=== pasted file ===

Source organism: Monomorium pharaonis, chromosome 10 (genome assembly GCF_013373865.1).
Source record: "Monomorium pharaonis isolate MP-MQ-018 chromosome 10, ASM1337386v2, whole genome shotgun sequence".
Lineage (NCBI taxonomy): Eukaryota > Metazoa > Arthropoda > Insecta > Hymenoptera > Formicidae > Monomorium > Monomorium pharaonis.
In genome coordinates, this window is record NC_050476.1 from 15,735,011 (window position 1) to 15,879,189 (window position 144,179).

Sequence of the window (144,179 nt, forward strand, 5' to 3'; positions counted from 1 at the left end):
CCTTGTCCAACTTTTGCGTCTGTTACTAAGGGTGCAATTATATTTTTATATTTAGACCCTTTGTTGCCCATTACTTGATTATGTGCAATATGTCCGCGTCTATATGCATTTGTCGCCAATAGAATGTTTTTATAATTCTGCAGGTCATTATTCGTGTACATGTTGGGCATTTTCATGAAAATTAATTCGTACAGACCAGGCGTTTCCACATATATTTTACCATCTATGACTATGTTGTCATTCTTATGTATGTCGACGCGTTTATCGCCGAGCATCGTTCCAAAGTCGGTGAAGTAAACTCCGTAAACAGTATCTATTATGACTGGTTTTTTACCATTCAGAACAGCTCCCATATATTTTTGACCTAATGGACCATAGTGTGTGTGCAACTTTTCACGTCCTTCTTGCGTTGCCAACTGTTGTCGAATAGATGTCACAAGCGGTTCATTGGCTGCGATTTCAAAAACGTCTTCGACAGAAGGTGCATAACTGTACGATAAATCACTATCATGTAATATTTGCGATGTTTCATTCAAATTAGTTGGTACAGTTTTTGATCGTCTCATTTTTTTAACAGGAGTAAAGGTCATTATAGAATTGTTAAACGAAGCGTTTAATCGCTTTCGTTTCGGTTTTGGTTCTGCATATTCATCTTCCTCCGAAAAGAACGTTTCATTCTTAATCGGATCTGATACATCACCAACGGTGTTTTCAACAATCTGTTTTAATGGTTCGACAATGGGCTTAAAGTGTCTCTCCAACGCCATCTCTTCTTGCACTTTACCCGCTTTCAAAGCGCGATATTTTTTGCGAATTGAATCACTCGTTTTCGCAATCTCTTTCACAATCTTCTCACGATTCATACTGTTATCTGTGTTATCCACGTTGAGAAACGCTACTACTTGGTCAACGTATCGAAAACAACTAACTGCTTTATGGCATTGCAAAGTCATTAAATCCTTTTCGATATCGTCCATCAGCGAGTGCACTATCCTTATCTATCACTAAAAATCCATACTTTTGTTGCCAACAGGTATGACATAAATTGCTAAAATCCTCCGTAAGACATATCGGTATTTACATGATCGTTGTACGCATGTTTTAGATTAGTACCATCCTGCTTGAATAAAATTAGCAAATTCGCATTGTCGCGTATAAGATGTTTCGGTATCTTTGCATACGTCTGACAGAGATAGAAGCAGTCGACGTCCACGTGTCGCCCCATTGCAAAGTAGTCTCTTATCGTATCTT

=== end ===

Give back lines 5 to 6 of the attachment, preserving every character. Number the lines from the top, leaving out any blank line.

Sequence of the window (144,179 nt, forward strand, 5' to 3'; positions counted from 1 at the left end):
CCTTGTCCAACTTTTGCGTCTGTTACTAAGGGTGCAATTATATTTTTATATTTAGACCCTTTGTTGCCCATTACTTGATTATGTGCAATATGTCCGCGTCTATATGCATTTGTCGCCAATAGAATGTTTTTATAATTCTGCAGGTCATTATTCGTGTACATGTTGGGCATTTTCATGAAAATTAATTCGTACAGACCAGGCGTTTCCACATATATTTTACCATCTATGACTATGTTGTCATTCTTATGTATGTCGACGCGTTTATCGCCGAGCATCGTTCCAAAGTCGGTGAAGTAAACTCCGTAAACAGTATCTATTATGACTGGTTTTTTACCATTCAGAACAGCTCCCATATATTTTTGACCTAATGGACCATAGTGTGTGTGCAACTTTTCACGTCCTTCTTGCGTTGCCAACTGTTGTCGAATAGATGTCACAAGCGGTTCATTGGCTGCGATTTCAAAAACGTCTTCGACAGAAGGTGCATAACTGTACGATAAATCACTATCATGTAATATTTGCGATGTTTCATTCAAATTAGTTGGTACAGTTTTTGATCGTCTCATTTTTTTAACAGGAGTAAAGGTCATTATAGAATTGTTAAACGAAGCGTTTAATCGCTTTCGTTTCGGTTTTGGTTCTGCATATTCATCTTCCTCCGAAAAGAACGTTTCATTCTTAATCGGATCTGATACATCACCAACGGTGTTTTCAACAATCTGTTTTAATGGTTCGACAATGGGCTTAAAGTGTCTCTCCAACGCCATCTCTTCTTGCACTTTACCCGCTTTCAAAGCGCGATATTTTTTGCGAATTGAATCACTCGTTTTCGCAATCTCTTTCACAATCTTCTCACGATTCATACTGTTATCTGTGTTATCCACGTTGAGAAACGCTACTACTTGGTCAACGTATCGAAAACAACTAACTGCTTTATGGCATTGCAAAGTCATTAAATCCTTTTCGATATCGTCCATCAGCGAGTGCACTATCCTTATCTATCACTAAAAATCCATACTTTTGTTGCCAACAGGTATGACATAAATTGCTAAAATCCTCCGTAAGACATATCGGTATTTACATGATCGTTGTACGCATGTTTTAGATTAGTACCATCCTGCTTGAATAAAATTAGCAAATTCGCATTGTCGCGTATAAGATGTTTCGGTATCTTTGCATACGTCTGACAGAGATAGAAGCAGTCGACGTCCACGTGTCGCCCCATTGCAAAGTAGTCTCTTATCGTATCTT